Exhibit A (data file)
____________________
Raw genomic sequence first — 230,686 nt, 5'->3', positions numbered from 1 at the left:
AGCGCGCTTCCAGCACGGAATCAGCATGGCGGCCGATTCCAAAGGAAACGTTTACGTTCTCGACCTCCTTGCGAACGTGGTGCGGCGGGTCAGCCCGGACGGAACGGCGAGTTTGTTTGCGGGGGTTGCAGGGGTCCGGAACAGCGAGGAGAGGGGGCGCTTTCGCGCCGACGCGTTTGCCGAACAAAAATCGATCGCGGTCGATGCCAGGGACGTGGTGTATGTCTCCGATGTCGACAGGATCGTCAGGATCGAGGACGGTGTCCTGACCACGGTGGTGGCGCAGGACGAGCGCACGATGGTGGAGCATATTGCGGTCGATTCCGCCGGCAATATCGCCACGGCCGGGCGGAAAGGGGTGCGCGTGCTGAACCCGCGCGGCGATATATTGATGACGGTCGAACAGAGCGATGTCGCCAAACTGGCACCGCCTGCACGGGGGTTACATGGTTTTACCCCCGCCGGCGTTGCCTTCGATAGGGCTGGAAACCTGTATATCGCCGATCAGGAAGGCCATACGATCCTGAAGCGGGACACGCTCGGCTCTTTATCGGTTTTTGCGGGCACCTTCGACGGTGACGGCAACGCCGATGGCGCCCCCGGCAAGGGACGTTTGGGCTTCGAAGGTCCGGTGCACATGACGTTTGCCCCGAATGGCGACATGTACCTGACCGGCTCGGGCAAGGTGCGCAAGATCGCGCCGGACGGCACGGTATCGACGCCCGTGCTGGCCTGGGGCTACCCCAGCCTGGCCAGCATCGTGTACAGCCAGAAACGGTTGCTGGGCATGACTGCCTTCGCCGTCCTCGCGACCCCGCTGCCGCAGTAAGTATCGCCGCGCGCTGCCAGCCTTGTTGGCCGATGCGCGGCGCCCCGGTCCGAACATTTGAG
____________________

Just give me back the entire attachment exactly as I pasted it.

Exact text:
Raw genomic sequence first — 230,686 nt, 5'->3', positions numbered from 1 at the left:
AGCGCGCTTCCAGCACGGAATCAGCATGGCGGCCGATTCCAAAGGAAACGTTTACGTTCTCGACCTCCTTGCGAACGTGGTGCGGCGGGTCAGCCCGGACGGAACGGCGAGTTTGTTTGCGGGGGTTGCAGGGGTCCGGAACAGCGAGGAGAGGGGGCGCTTTCGCGCCGACGCGTTTGCCGAACAAAAATCGATCGCGGTCGATGCCAGGGACGTGGTGTATGTCTCCGATGTCGACAGGATCGTCAGGATCGAGGACGGTGTCCTGACCACGGTGGTGGCGCAGGACGAGCGCACGATGGTGGAGCATATTGCGGTCGATTCCGCCGGCAATATCGCCACGGCCGGGCGGAAAGGGGTGCGCGTGCTGAACCCGCGCGGCGATATATTGATGACGGTCGAACAGAGCGATGTCGCCAAACTGGCACCGCCTGCACGGGGGTTACATGGTTTTACCCCCGCCGGCGTTGCCTTCGATAGGGCTGGAAACCTGTATATCGCCGATCAGGAAGGCCATACGATCCTGAAGCGGGACACGCTCGGCTCTTTATCGGTTTTTGCGGGCACCTTCGACGGTGACGGCAACGCCGATGGCGCCCCCGGCAAGGGACGTTTGGGCTTCGAAGGTCCGGTGCACATGACGTTTGCCCCGAATGGCGACATGTACCTGACCGGCTCGGGCAAGGTGCGCAAGATCGCGCCGGACGGCACGGTATCGACGCCCGTGCTGGCCTGGGGCTACCCCAGCCTGGCCAGCATCGTGTACAGCCAGAAACGGTTGCTGGGCATGACTGCCTTCGCCGTCCTCGCGACCCCGCTGCCGCAGTAAGTATCGCCGCGCGCTGCCAGCCTTGTTGGCCGATGCGCGGCGCCCCGGTCCGAACATTTGAG